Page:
American Constitutions; by W. Patton.
Large design of the Washington National Monument, with the facsimile of the names of the Presidents of the United States and others.
Large design of the Washington National Monument. Lithographed.
Historical sketch of the Washington National Monument since its origin, in manuscript.
Portrait of Washington, from Stuart's painting, Fanueil Hall.
Plate engraved with the names of the officers and members of the Board of Managers.
The Statesman's Manual, containing Presidents' messages from Washington to Polk, from 1789 to 1846, vols. 1 and 2.
Copy of the grant for the site of the Monument under the joint resolution of Congress.
Constitutions of the Washington National Monument Society, addresses circulars, commissions, instructions, form of bond, from 1835 to 1848.
Small design of Monument and likeness of Washington, with blank certificates for contributors.
Watterston's New Guide to Washington; by G. Watterston.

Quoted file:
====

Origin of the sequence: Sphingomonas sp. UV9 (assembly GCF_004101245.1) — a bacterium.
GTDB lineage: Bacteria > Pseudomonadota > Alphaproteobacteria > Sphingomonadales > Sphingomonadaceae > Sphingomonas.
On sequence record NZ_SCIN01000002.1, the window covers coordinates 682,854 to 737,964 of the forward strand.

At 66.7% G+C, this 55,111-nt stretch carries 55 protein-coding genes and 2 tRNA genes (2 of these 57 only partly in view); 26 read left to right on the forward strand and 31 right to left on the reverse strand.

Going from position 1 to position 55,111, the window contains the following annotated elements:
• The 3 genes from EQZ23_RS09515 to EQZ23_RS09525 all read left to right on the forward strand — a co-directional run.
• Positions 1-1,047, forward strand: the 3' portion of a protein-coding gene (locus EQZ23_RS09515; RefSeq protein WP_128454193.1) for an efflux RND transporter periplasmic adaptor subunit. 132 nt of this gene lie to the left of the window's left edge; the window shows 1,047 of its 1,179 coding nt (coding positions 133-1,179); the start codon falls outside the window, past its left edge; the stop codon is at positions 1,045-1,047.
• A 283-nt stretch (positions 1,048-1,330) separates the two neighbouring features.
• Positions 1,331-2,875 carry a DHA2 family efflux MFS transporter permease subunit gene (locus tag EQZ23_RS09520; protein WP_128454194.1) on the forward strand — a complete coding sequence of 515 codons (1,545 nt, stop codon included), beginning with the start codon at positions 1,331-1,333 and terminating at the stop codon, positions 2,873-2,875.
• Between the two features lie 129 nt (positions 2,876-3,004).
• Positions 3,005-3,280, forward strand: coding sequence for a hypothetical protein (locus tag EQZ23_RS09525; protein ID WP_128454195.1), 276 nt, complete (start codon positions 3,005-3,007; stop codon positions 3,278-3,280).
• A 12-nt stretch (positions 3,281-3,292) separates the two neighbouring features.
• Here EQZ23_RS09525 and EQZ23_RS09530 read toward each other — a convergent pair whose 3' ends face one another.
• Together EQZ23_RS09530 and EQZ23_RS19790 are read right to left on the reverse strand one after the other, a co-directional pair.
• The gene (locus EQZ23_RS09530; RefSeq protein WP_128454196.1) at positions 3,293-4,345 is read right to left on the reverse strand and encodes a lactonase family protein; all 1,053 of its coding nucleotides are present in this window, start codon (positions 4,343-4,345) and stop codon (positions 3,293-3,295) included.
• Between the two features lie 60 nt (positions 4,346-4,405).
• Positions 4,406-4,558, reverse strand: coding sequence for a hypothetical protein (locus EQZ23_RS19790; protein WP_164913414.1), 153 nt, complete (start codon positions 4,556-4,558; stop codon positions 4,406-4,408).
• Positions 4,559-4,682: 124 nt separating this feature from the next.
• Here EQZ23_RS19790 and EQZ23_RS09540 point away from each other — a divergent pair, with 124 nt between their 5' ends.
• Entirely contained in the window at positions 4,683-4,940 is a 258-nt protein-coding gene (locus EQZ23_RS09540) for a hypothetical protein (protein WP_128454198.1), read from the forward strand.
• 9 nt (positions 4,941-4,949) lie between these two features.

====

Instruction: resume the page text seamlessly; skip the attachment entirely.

Map of the City of Washington; by Joseph Ratcliffe.
Laws of the Corporation of Washington; by A. Rothwell.
The Seat of Government; by J. B. Varnum, Jr.
Statistics by John Sessford of the number of dwellings, value of improvements, assessments of the real and personal tax, etc., in the city of Washington, from 1824 to 1848, print and manuscript; by John Sessford.
Census of the United States, 1840;
Force's Guide to Washington and vicinity, 1848; by W. Q. Force.
Catalogue of the Library of Congress, printed 1839; Catalogue from 1840 to 1847, both inclusive; by Joint Committee on the Library of Congress.
Memoir of a Tour to Northern Mexico, 1846—47; by R. B. Anderson.